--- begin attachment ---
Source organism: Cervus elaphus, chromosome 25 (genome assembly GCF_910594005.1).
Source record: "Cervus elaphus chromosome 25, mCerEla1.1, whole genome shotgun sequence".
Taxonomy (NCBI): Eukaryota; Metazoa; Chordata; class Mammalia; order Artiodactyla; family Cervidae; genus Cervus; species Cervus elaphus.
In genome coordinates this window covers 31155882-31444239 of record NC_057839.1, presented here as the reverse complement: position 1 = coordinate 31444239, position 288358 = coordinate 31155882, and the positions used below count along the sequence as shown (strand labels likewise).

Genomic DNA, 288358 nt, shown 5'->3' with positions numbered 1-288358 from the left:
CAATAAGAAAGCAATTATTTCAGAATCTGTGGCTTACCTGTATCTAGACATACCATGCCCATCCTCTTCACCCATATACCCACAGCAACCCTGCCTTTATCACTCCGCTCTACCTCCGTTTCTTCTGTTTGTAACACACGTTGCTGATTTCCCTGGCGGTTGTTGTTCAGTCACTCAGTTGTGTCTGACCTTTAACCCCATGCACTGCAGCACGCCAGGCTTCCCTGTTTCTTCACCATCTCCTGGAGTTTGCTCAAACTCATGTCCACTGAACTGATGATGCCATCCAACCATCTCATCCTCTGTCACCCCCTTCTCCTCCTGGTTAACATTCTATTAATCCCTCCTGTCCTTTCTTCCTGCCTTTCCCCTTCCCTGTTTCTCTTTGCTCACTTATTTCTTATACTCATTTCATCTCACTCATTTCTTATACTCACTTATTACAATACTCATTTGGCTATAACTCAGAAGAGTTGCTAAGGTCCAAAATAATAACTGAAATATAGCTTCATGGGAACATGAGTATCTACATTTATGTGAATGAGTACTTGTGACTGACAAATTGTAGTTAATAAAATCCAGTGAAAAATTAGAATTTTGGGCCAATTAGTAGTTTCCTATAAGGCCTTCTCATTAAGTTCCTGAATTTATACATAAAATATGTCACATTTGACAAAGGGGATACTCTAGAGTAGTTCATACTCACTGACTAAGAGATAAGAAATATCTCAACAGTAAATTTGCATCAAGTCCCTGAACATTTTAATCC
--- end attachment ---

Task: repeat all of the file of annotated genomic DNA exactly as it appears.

Source organism: Cervus elaphus, chromosome 25 (genome assembly GCF_910594005.1).
Source record: "Cervus elaphus chromosome 25, mCerEla1.1, whole genome shotgun sequence".
Taxonomy (NCBI): Eukaryota; Metazoa; Chordata; class Mammalia; order Artiodactyla; family Cervidae; genus Cervus; species Cervus elaphus.
In genome coordinates this window covers 31155882-31444239 of record NC_057839.1, presented here as the reverse complement: position 1 = coordinate 31444239, position 288358 = coordinate 31155882, and the positions used below count along the sequence as shown (strand labels likewise).

Genomic DNA, 288358 nt, shown 5'->3' with positions numbered 1-288358 from the left:
CAATAAGAAAGCAATTATTTCAGAATCTGTGGCTTACCTGTATCTAGACATACCATGCCCATCCTCTTCACCCATATACCCACAGCAACCCTGCCTTTATCACTCCGCTCTACCTCCGTTTCTTCTGTTTGTAACACACGTTGCTGATTTCCCTGGCGGTTGTTGTTCAGTCACTCAGTTGTGTCTGACCTTTAACCCCATGCACTGCAGCACGCCAGGCTTCCCTGTTTCTTCACCATCTCCTGGAGTTTGCTCAAACTCATGTCCACTGAACTGATGATGCCATCCAACCATCTCATCCTCTGTCACCCCCTTCTCCTCCTGGTTAACATTCTATTAATCCCTCCTGTCCTTTCTTCCTGCCTTTCCCCTTCCCTGTTTCTCTTTGCTCACTTATTTCTTATACTCATTTCATCTCACTCATTTCTTATACTCACTTATTACAATACTCATTTGGCTATAACTCAGAAGAGTTGCTAAGGTCCAAAATAATAACTGAAATATAGCTTCATGGGAACATGAGTATCTACATTTATGTGAATGAGTACTTGTGACTGACAAATTGTAGTTAATAAAATCCAGTGAAAAATTAGAATTTTGGGCCAATTAGTAGTTTCCTATAAGGCCTTCTCATTAAGTTCCTGAATTTATACATAAAATATGTCACATTTGACAAAGGGGATACTCTAGAGTAGTTCATACTCACTGACTAAGAGATAAGAAATATCTCAACAGTAAATTTGCATCAAGTCCCTGAACATTTTAATCC